A climbing frame was erected against the fence behind the choisya and winter flowering honeysuckle with a Lonicera periclymenum ‘Serotina’ planted to wind round it and through the shrubs, chosen partly because it’s a “late flowering” honeysuckle (in this garden this means any time from June onwards in practice), and most particularly because of its darker almost glaucous leaves to provide a contrast, as you can see here from May 18 contrasted against the choisya and lilac flowers:-

The climbing frame also had a Clematis texensis ‘Gravetye Beauty’ growing on it, this produces its lovely pink flowers in July as if the Winter flowering honeysuckle has produced them – as here in July 17:-

My favourite plant in this border is my Rosa Glauca which I will talk about next month 

Moving down from this high and mid storey planting to consider the underplanting.  In next months article I will talk about some underplanting that has been less successful, but here is a roll call of the more successful plants (at the very front of the border….) At the front of the right hand edge of the border I planted a pink-flowered dwarf daylily, and another clump of Veronica umbrosa ‘Georgia Blue’ to tie in with the one planted between the acers in the Acer Walk opposite.  Here the Veronica is in flower in April 17 – note the knitted mass of shrub foliage:-

Next to the Veronica umbrosa ‘Georgia Blue’, going up the steps, in front of the Rosa Glauca I planted a white flowered geranium with tiny flowers.  I can’t be more specific as I have no idea of its name - it may be a form of Geranium nodosum.  I had bought a newly introduced dwarf purple leafed and flowered geranium from Bloom's, planted it under my forsythia and couldn’t find it the following year.  However, in roughly the same place I found a gangly geranium with tiny blue flowers which grew its sprawling flowering stems up into the forsythia and flowered for many months.  The following year I also found white seedlings with the same characteristic elsewhere in the garden, one of which I planted in the shrubbery.  I have always assumed these were seedlings from the original dwarf geranium – perhaps some of its parents?- but their gangling growth habit make me think they are more woodland oriented than alpine.  If any members of the HPS Geranium Group read this and have any ideas, please leave me a comment.  Here is a close up of the white form flowering in early June 18:-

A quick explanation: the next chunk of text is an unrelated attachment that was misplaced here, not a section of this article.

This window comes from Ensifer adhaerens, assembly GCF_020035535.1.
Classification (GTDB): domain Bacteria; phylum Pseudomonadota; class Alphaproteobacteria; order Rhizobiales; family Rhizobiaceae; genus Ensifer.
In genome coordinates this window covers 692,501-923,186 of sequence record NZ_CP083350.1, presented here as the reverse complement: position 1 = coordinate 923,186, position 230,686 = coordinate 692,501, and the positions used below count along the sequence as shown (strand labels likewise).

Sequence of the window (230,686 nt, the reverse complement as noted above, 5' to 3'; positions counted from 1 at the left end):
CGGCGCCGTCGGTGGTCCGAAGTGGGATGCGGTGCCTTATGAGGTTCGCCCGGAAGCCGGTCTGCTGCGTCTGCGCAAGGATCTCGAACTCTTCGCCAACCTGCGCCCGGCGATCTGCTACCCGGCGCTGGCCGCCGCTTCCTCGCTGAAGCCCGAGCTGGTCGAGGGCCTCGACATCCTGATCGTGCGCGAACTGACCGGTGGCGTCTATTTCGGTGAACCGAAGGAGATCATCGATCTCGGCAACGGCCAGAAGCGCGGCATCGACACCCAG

And here is a shot from June 2013 showing its growth extent through the shrubs:-

Moving up from there, in front of the Olearia macrodonta is planted a white sidalcea, (Sidalcea candida) and some blue flowered Veronica Longifolia, shown here in July 2013:-

As you will have noticed from a picture above, a red-flowered Valarian officionalis has also self-seeded itself in front of the Veronica Longifolia.  At the end of that bed at the front is what I have always called a Euphorbia harlequin with fresh foliage in April 2018:-

However, I cannot find it so named anywhere currently so if anyone has any ideas on its name please let me know.  It’s a harlequin because the leaves start off this colour, and then turn greener through the year, with bright red stems and small yellow/red flowers.  It is a seedling of a seedling from a plant I had in the 90’s in London.  

Scattered throughout the bed are American long spurred yellow aquilegia (Aquilegia longissimma which unlike the selfseeding granny’s bonnets flower through May and June – here in June 2018:-

From the various photos above you can see how much the four main shrubs have grown, completely altering the nature of the bed.  I will talk about this more next month, and what we are doing about it.

Sheila May

Posted by Sheila May

2 Comments To "On a Chalk Hillside December 2019 "

Will Greenfield On 17.12.2019
Is the Euphorbia harlequin possibly Euphorbia dulcis 'Chameleon'? Reply to this comment
Sheila May On 03.01.2020
That is a great suggestion, Will. I think you could be right. Thanks